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Social Media for Attorneys: Friending or Foeing?

( 3 votes, average: 2.8 out of 5)
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According to a recent article in the Dayton Business Journal, ''Lawyers seeing potential in social media'' founder of Dayton based Burton Law LLC Chad Burton has actually included the use of social media in his firm's policies.

Burton was quoted as saying: ''This can get you to know people on a more personal level. These are people that you have a better chance of having a good relationship with if you're seeing what each other's kids are doing.''

Scott Jones, partner with Graydon Head & Ritchey LLP in the firm's West Chester office, was quoted as saying about Twitter: ''Before, (Twitter) was used so people could find out what bar in Vegas Kim Kardashian was at. Now people have realized that it can be an effective way to show knowledge to people.''

Jones links relevant articles he's read online with Twitter, and tweets about every other day to his two dozen followers, a blend of colleagues, clients, business owners and journalists.

Another example of an attorney embracing social media is Jack Greiner, a partner with Graydon Head in Cincinnati. For nearly two years, he's blogged on his firm's website about cases and articles that relate to his areas of practice, including media and intellectual property. According to the article, his blog gets around 300 hits a day.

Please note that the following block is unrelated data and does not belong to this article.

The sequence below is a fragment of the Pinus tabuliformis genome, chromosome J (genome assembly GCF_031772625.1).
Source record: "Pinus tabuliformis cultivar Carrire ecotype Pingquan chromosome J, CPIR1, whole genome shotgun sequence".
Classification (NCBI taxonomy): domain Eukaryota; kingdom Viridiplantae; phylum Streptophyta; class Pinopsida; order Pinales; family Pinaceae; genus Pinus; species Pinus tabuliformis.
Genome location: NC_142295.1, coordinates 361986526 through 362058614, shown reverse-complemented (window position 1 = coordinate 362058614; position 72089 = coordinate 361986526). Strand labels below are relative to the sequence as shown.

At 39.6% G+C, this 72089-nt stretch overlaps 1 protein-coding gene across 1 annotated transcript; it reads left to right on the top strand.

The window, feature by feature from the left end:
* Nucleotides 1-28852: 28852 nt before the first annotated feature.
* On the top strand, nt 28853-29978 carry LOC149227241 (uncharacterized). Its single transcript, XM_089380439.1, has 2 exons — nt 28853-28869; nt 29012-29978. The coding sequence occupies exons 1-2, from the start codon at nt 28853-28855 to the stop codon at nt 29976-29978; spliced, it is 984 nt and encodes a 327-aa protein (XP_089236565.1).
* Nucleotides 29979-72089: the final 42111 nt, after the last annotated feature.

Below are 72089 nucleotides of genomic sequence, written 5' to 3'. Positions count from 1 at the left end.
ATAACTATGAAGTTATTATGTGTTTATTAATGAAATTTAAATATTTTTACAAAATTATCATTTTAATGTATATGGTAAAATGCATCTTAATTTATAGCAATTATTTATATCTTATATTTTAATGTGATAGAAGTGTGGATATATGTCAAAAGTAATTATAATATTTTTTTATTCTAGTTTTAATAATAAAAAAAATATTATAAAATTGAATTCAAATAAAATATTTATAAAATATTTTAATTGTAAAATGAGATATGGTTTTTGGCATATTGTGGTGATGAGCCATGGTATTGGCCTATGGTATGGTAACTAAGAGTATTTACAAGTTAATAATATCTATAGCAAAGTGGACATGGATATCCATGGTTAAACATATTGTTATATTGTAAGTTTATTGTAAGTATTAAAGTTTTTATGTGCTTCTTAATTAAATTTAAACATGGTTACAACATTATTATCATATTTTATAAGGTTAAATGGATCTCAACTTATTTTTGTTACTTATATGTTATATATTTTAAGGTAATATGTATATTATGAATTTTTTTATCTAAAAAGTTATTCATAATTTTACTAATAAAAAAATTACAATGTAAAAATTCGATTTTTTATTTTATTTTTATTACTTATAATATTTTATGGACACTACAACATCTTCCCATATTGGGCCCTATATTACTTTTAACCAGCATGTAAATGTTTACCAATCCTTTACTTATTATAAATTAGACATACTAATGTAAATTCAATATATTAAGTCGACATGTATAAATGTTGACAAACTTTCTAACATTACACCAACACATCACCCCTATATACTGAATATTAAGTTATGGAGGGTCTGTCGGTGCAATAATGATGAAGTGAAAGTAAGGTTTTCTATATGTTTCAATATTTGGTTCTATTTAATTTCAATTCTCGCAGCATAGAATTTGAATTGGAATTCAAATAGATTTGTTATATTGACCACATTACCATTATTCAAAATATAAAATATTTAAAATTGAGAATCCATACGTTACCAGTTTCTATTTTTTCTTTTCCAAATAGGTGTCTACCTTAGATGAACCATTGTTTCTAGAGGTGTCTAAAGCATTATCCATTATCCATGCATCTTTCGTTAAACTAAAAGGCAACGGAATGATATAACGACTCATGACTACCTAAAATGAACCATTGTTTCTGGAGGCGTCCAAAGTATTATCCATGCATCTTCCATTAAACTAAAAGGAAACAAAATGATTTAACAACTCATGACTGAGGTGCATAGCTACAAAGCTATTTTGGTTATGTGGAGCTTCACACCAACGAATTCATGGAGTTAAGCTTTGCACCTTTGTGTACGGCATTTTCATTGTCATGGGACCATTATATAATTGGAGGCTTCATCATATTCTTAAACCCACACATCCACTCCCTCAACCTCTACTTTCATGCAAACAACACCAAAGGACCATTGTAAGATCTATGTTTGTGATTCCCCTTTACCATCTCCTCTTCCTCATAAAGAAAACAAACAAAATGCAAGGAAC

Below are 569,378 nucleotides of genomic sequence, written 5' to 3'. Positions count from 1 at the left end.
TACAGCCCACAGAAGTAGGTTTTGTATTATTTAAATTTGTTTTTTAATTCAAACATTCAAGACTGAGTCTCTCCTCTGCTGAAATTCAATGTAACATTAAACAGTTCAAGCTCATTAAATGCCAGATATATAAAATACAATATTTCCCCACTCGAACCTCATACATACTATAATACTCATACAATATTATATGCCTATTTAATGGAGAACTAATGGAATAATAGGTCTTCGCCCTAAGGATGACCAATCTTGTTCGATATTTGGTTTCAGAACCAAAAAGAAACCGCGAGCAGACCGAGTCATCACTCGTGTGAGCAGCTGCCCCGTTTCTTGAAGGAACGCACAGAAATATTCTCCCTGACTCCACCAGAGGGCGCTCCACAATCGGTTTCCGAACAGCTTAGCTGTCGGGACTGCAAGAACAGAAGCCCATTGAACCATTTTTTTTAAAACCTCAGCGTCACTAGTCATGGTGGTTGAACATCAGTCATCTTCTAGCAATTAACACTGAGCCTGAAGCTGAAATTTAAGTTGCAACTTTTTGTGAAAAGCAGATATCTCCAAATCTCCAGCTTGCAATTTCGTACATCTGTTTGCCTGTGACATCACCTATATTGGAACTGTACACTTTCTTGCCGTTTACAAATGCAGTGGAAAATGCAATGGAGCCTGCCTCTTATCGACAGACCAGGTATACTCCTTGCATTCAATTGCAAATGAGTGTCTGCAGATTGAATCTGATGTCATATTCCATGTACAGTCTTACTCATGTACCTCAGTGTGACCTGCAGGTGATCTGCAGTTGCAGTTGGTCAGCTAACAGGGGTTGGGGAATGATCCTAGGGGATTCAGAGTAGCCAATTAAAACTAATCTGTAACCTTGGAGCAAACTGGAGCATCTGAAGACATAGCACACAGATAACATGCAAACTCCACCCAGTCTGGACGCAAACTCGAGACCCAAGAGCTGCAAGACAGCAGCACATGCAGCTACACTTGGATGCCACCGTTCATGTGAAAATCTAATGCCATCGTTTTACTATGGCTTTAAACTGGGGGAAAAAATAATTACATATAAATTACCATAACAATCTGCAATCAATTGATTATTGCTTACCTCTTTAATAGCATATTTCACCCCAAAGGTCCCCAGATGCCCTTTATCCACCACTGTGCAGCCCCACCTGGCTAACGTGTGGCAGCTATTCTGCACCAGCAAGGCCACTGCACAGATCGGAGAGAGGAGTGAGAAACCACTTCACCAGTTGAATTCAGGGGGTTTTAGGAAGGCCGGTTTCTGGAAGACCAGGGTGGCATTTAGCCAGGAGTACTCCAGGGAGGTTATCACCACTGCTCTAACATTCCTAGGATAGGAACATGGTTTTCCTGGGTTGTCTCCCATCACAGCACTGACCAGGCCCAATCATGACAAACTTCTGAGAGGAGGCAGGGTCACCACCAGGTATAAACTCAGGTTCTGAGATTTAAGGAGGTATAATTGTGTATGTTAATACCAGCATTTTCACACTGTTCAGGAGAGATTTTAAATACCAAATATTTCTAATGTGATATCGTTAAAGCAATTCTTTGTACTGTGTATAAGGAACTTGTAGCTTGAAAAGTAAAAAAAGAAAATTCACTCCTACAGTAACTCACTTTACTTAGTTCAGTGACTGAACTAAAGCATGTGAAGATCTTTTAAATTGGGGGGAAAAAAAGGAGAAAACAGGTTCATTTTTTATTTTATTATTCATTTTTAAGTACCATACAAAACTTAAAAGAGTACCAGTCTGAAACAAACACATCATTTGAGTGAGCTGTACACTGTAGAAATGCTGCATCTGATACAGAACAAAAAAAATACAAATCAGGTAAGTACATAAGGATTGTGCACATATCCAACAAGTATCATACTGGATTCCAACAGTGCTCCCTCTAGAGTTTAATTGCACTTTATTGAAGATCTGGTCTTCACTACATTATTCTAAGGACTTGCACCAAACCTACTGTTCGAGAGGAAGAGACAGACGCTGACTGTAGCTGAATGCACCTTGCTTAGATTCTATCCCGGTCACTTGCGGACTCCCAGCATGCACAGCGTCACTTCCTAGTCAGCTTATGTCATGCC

But there are obvious drawbacks. A lawyer's business is based on confidentiality and discretion. Posting inappropriate pictures or commentary is unprofessional and unacceptable.

For example, Jeff Cox of Dayton-based Faruki Ireland & Cox PLL, who's written professionally about using social media and avoiding ethical dilemmas, was quoted as saying: ''If someone goes home at the end of the day and posts a status update (that) a client tanked in his deposition, that kind of a posting is entirely inappropriate.''

Also, per Cox, ''rules that prohibit law firms from advertising themselves as specialists in certain types of law also apply to lawyers' blog posts and even LinkedIn profile pages.''

The thing to remember about social media is the very fact that it's instantaneous makes it a double edged sword. Once it's out there, it's out there. And everyone has the handheld devices to prove it.

Graydon Head & Ritchey LLP.

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